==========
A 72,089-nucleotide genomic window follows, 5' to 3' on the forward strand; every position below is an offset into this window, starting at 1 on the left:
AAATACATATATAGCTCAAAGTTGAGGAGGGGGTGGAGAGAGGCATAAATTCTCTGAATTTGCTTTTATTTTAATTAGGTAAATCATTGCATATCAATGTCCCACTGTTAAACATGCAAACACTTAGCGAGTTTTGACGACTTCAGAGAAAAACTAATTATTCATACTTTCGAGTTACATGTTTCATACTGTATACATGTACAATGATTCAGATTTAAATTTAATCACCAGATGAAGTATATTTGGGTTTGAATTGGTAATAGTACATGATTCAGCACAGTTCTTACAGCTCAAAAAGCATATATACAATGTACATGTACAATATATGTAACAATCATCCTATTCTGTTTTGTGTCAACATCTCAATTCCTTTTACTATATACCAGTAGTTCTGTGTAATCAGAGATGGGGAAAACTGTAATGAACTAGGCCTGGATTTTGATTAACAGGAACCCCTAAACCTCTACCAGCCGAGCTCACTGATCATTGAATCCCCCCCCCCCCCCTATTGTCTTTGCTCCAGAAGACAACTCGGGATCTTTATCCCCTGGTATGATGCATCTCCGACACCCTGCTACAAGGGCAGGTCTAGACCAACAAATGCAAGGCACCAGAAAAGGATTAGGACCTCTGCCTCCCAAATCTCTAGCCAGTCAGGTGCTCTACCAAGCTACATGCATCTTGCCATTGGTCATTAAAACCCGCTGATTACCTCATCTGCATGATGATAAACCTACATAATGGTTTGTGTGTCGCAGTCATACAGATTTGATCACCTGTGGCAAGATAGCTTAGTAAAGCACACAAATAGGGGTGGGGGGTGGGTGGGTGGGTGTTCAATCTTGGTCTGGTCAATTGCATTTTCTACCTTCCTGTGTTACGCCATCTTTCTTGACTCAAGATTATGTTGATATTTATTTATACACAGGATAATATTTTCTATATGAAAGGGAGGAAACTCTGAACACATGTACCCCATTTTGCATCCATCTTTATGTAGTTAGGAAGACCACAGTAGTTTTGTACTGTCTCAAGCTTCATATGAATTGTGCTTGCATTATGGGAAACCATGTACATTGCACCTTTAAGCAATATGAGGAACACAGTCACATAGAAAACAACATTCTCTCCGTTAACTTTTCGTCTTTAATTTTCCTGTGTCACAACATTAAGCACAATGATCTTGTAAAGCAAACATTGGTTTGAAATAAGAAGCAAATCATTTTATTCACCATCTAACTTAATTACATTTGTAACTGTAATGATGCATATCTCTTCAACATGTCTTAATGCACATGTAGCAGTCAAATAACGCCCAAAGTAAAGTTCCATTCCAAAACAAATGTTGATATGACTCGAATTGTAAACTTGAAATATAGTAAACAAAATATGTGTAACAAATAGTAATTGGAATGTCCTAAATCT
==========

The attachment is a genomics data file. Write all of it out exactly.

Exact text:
A 72,089-nucleotide genomic window follows, 5' to 3' on the forward strand; every position below is an offset into this window, starting at 1 on the left:
AAATACATATATAGCTCAAAGTTGAGGAGGGGGTGGAGAGAGGCATAAATTCTCTGAATTTGCTTTTATTTTAATTAGGTAAATCATTGCATATCAATGTCCCACTGTTAAACATGCAAACACTTAGCGAGTTTTGACGACTTCAGAGAAAAACTAATTATTCATACTTTCGAGTTACATGTTTCATACTGTATACATGTACAATGATTCAGATTTAAATTTAATCACCAGATGAAGTATATTTGGGTTTGAATTGGTAATAGTACATGATTCAGCACAGTTCTTACAGCTCAAAAAGCATATATACAATGTACATGTACAATATATGTAACAATCATCCTATTCTGTTTTGTGTCAACATCTCAATTCCTTTTACTATATACCAGTAGTTCTGTGTAATCAGAGATGGGGAAAACTGTAATGAACTAGGCCTGGATTTTGATTAACAGGAACCCCTAAACCTCTACCAGCCGAGCTCACTGATCATTGAATCCCCCCCCCCCCCCTATTGTCTTTGCTCCAGAAGACAACTCGGGATCTTTATCCCCTGGTATGATGCATCTCCGACACCCTGCTACAAGGGCAGGTCTAGACCAACAAATGCAAGGCACCAGAAAAGGATTAGGACCTCTGCCTCCCAAATCTCTAGCCAGTCAGGTGCTCTACCAAGCTACATGCATCTTGCCATTGGTCATTAAAACCCGCTGATTACCTCATCTGCATGATGATAAACCTACATAATGGTTTGTGTGTCGCAGTCATACAGATTTGATCACCTGTGGCAAGATAGCTTAGTAAAGCACACAAATAGGGGTGGGGGGTGGGTGGGTGGGTGTTCAATCTTGGTCTGGTCAATTGCATTTTCTACCTTCCTGTGTTACGCCATCTTTCTTGACTCAAGATTATGTTGATATTTATTTATACACAGGATAATATTTTCTATATGAAAGGGAGGAAACTCTGAACACATGTACCCCATTTTGCATCCATCTTTATGTAGTTAGGAAGACCACAGTAGTTTTGTACTGTCTCAAGCTTCATATGAATTGTGCTTGCATTATGGGAAACCATGTACATTGCACCTTTAAGCAATATGAGGAACACAGTCACATAGAAAACAACATTCTCTCCGTTAACTTTTCGTCTTTAATTTTCCTGTGTCACAACATTAAGCACAATGATCTTGTAAAGCAAACATTGGTTTGAAATAAGAAGCAAATCATTTTATTCACCATCTAACTTAATTACATTTGTAACTGTAATGATGCATATCTCTTCAACATGTCTTAATGCACATGTAGCAGTCAAATAACGCCCAAAGTAAAGTTCCATTCCAAAACAAATGTTGATATGACTCGAATTGTAAACTTGAAATATAGTAAACAAAATATGTGTAACAAATAGTAATTGGAATGTCCTAAATCT